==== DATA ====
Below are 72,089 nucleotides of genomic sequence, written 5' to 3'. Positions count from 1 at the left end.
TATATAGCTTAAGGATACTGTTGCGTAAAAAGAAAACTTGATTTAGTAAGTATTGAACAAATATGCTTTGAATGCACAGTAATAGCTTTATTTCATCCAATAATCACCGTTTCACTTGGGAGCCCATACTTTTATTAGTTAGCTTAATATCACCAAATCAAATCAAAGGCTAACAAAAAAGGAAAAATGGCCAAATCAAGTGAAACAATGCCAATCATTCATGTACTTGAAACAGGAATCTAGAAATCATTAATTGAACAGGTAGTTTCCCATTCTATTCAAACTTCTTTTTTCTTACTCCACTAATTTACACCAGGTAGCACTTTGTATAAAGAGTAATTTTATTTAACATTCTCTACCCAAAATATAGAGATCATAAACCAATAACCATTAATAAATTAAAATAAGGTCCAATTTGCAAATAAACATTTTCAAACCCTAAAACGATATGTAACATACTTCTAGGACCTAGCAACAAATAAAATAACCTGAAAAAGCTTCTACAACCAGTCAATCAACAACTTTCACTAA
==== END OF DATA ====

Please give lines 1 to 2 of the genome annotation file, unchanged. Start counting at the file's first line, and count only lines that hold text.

Below are 72,089 nucleotides of genomic sequence, written 5' to 3'. Positions count from 1 at the left end.
TATATAGCTTAAGGATACTGTTGCGTAAAAAGAAAACTTGATTTAGTAAGTATTGAACAAATATGCTTTGAATGCACAGTAATAGCTTTATTTCATCCAATAATCACCGTTTCACTTGGGAGCCCATACTTTTATTAGTTAGCTTAATATCACCAAATCAAATCAAAGGCTAACAAAAAAGGAAAAATGGCCAAATCAAGTGAAACAATGCCAATCATTCATGTACTTGAAACAGGAATCTAGAAATCATTAATTGAACAGGTAGTTTCCCATTCTATTCAAACTTCTTTTTTCTTACTCCACTAATTTACACCAGGTAGCACTTTGTATAAAGAGTAATTTTATTTAACATTCTCTACCCAAAATATAGAGATCATAAACCAATAACCATTAATAAATTAAAATAAGGTCCAATTTGCAAATAAACATTTTCAAACCCTAAAACGATATGTAACATACTTCTAGGACCTAGCAACAAATAAAATAACCTGAAAAAGCTTCTACAACCAGTCAATCAACAACTTTCACTAA